Coronado National Forest Miller Canyon RoadMiller Canyon Trail webpage
See all hotspots at Miller Canyon
Among the most productive and accessible locations in the Huachucas are the east slope canyons within the Coronado National Forest: Miller, Carr, and Ramsey. Miller Canyon, south of Ramsey and Carr canyons, had usually been overlooked by birders until relatively recently.
This lovely canyon deserves more attention, particularly since it has hosted a fair number of rarities, including Flame-colored Tanager, Eared Quetzal, Rufous-capped Warbler, Crescent-Chested Warbler, Aztec Thrush, and Brown-backed Solitaire, as well as one of the most accessible pairs of Mexican Spotted Owls. At the end of Miller Canyon Road (2.6 miles from AZ-92), you’ll find a Forest Service parking area with trail access into the Miller Peak Wilderness Area. The trail is beautiful but steep, rugged, and damaged in places by flooding that followed the 2011 Monument wildfire. Side roads below the trailhead parking offer access to other less intimidating trails, some of which are still in development. As with other mountain sites, Miller Canyon is most productive for birding from April through September.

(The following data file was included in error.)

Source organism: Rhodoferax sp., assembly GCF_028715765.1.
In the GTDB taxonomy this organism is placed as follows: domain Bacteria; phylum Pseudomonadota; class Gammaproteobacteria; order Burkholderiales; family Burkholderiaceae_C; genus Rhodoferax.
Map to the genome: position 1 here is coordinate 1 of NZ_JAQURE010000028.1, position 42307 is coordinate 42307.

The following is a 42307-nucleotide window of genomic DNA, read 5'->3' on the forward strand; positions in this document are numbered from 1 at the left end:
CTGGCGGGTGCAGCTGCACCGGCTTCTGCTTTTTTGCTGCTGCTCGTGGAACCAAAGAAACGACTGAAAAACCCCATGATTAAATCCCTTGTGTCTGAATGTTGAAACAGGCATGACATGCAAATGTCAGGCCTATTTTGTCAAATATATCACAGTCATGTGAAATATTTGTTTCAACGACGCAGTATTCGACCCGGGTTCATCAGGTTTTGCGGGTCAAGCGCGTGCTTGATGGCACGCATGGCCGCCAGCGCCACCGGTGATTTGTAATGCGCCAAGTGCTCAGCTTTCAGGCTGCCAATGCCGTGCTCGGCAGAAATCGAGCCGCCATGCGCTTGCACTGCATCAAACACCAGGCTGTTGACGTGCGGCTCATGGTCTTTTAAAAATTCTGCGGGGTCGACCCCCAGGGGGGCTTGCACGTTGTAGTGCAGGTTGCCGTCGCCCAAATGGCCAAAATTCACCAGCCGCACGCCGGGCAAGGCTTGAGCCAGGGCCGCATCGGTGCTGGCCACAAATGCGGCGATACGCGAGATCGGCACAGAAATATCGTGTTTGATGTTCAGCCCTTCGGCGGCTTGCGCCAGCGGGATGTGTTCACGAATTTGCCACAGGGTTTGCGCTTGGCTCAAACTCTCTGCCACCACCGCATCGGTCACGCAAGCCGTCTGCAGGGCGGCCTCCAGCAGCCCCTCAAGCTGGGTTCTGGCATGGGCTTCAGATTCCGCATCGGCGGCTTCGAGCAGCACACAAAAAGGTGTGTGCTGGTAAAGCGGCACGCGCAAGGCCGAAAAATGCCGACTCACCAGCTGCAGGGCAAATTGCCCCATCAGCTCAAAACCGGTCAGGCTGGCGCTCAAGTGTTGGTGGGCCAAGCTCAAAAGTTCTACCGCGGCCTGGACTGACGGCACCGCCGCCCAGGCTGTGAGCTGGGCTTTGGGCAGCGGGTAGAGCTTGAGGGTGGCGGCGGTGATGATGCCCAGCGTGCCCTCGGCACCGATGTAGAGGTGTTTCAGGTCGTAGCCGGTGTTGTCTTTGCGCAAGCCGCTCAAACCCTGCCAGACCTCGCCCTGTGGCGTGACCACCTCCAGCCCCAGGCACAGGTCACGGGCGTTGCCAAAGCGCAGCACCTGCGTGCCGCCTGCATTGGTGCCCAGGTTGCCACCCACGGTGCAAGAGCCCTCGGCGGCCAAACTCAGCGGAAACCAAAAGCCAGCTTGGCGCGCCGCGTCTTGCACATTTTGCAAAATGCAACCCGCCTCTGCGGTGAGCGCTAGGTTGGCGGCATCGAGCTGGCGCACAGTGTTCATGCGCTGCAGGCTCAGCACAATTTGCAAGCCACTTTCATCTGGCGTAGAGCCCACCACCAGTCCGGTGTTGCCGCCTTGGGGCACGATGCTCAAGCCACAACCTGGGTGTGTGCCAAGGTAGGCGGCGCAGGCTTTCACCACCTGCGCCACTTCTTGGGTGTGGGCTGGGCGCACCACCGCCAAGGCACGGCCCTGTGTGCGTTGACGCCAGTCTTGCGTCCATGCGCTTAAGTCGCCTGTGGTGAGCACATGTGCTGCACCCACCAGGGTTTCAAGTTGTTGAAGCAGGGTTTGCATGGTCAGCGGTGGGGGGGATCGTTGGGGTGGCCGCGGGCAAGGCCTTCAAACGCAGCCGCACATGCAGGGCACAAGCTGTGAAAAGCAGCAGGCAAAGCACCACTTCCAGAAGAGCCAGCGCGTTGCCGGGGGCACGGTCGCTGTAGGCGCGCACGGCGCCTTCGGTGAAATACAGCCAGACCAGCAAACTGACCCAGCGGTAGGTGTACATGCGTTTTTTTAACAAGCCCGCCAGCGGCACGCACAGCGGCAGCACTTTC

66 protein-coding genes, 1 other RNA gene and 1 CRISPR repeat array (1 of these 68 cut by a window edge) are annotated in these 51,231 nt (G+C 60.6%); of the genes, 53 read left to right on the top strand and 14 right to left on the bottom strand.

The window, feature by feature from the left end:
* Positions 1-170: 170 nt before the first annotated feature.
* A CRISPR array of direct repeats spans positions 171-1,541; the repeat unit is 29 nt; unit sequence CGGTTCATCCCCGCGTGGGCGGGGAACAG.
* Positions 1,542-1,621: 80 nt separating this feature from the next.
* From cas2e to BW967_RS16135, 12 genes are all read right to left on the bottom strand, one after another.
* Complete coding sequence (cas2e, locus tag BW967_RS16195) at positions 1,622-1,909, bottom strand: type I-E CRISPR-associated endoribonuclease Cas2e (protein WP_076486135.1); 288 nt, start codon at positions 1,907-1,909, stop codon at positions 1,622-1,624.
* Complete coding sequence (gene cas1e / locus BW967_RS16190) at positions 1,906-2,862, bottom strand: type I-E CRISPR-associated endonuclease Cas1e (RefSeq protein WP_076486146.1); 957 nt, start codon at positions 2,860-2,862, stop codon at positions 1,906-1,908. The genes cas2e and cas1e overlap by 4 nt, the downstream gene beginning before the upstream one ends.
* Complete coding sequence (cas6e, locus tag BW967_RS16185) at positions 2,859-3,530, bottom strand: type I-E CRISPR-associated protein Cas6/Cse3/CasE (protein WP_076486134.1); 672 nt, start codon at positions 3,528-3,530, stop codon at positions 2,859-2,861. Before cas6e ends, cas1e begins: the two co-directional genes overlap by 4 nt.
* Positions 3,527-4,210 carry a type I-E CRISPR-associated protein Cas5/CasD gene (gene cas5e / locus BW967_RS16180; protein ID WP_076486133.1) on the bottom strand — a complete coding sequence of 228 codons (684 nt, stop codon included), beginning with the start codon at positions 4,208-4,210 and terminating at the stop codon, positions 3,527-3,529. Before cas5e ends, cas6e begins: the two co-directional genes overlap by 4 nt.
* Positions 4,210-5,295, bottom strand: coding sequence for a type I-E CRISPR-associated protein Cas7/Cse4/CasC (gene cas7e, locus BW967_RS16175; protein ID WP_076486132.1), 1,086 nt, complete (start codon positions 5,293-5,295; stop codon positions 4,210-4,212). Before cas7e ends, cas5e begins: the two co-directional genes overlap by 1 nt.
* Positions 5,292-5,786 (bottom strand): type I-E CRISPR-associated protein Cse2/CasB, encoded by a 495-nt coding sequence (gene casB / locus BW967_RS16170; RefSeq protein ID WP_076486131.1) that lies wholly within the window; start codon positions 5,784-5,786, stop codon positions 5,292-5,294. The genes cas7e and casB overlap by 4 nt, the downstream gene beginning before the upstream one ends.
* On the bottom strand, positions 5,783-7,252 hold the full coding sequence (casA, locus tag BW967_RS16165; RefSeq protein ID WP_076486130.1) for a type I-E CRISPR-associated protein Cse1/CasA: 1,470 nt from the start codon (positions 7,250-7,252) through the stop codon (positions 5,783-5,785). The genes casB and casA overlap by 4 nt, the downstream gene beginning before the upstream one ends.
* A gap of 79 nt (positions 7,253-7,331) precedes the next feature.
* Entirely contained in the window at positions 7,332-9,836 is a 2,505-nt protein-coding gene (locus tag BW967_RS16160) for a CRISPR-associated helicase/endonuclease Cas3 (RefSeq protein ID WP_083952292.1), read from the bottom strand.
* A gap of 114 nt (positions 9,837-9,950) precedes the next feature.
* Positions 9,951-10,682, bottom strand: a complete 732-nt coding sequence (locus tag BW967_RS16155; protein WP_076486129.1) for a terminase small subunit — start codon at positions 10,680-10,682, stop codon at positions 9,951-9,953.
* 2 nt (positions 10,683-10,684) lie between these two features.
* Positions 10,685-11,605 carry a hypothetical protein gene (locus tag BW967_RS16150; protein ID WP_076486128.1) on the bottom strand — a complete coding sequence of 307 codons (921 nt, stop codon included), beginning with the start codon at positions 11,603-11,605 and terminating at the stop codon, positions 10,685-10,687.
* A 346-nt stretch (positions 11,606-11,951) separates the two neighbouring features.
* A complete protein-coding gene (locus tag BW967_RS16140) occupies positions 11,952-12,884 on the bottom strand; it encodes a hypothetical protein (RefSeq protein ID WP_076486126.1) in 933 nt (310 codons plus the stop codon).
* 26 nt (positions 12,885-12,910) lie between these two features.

Just above the trailhead parking at the end of Miller Canyon Road is Beatty’s Miller Canyon Guest Ranch and Orchard. Long known to locals as a source of pesticide-free apples, eggs, honey, and beeswax, the orchard has become the hottest hummingbird-watching spot in Arizona. Owners Tom and Edith Beatty had long fed birds around their home and rental cabins, but in the spring of 1998, they added a hummingbird feeding station and hummingbird/butterfly garden for the enjoyment of day visitors. The payoff has been 15 species of hummingbirds (up to 13 at one time) plus an astonishing variety of naturally occurring hybrids. The Beattys have added bleachers, a picnic table, and a shade canopy to the Controlled Access Site (CAS) for visitors’ comfort.
Besides the high diversity of “regular” hummingbird species (including White-eared) plus occasional appearances by less reliable rarities (Lucifer, Berylline, and Plain-capped Starthroat), the feeding station is a dependable site for Rufous and Calliope in both spring and fall migration and occasional Allen’s in late summer. The Beattys also have several housekeeping units for rent, each with its feeders. Like other hummingbird hot spots, the Beattys’ feeding station is best visited from April through September. Parking on the Beattys’ property is limited to overnight guests and the handicapped, but there is plenty of shaded parking available in the Forest Service lot below (please park in developed spaces only, taking care not to block the Beattys’ driveway or the public road). The Beattys maintain a few hummingbird feeders at the main entrance (mainly for the benefit of mobility-impaired visitors). A fee of $5 per person, and $20 per group is charged for access to the CAS hummingbird feeding station inside the property. As with all privately-owned birding sites, please respect the privacy of the Beattys and their guests, and observe the rules for access to areas not normally open to the public.
Content from Miller Canyon Trail webpage and Miller Canyon birding (Tucson Audubon Society) webpage